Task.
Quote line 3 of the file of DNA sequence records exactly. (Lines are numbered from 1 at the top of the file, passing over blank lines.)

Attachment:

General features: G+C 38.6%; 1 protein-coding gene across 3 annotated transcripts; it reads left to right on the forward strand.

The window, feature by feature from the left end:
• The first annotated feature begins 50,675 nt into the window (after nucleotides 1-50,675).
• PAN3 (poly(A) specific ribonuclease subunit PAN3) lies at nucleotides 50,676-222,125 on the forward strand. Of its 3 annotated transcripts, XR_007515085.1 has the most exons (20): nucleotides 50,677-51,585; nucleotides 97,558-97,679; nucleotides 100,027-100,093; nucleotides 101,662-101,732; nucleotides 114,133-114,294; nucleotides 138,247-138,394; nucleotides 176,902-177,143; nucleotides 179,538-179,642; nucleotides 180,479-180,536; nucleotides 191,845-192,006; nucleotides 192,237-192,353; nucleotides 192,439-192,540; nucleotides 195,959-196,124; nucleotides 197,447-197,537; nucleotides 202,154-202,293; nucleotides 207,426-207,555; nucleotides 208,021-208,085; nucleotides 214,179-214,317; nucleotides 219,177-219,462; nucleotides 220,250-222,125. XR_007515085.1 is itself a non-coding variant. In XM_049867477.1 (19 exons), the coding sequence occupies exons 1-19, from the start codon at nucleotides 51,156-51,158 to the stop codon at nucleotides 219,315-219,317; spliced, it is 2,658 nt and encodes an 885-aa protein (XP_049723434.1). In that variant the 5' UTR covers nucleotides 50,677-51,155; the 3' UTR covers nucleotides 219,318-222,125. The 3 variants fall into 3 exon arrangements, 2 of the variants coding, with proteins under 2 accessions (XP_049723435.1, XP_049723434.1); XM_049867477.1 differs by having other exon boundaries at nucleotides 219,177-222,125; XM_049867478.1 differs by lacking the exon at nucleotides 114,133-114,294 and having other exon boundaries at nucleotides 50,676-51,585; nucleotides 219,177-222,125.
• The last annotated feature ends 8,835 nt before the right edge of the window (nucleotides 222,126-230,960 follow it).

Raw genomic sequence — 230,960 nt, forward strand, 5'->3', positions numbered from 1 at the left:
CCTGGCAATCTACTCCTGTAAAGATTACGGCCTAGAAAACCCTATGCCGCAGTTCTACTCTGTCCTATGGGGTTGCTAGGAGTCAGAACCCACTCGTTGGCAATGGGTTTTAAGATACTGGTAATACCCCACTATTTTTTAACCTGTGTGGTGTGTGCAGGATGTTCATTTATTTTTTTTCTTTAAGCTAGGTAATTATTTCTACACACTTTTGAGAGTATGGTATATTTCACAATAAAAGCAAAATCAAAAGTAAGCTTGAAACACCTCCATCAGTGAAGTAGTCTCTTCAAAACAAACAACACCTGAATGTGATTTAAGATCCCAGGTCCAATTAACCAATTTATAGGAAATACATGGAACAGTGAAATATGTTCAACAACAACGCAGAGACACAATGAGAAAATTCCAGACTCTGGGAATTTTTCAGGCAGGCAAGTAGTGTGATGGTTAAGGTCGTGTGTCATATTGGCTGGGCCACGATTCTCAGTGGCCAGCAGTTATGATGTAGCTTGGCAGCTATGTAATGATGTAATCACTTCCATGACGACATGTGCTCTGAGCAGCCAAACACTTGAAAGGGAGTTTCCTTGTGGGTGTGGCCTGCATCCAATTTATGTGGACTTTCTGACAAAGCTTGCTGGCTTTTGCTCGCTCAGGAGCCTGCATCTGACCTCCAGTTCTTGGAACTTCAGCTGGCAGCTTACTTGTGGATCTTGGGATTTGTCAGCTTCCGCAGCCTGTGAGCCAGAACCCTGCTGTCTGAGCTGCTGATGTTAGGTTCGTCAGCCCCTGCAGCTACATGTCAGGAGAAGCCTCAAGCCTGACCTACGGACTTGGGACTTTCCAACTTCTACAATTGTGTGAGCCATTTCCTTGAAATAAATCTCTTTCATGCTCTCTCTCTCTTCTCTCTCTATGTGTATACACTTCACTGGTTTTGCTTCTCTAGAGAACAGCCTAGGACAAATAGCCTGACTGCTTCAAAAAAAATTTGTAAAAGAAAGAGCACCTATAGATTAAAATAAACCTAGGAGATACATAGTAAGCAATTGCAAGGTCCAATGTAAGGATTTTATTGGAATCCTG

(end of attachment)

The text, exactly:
• The first annotated feature begins 50,675 nt into the window (after nucleotides 1-50,675).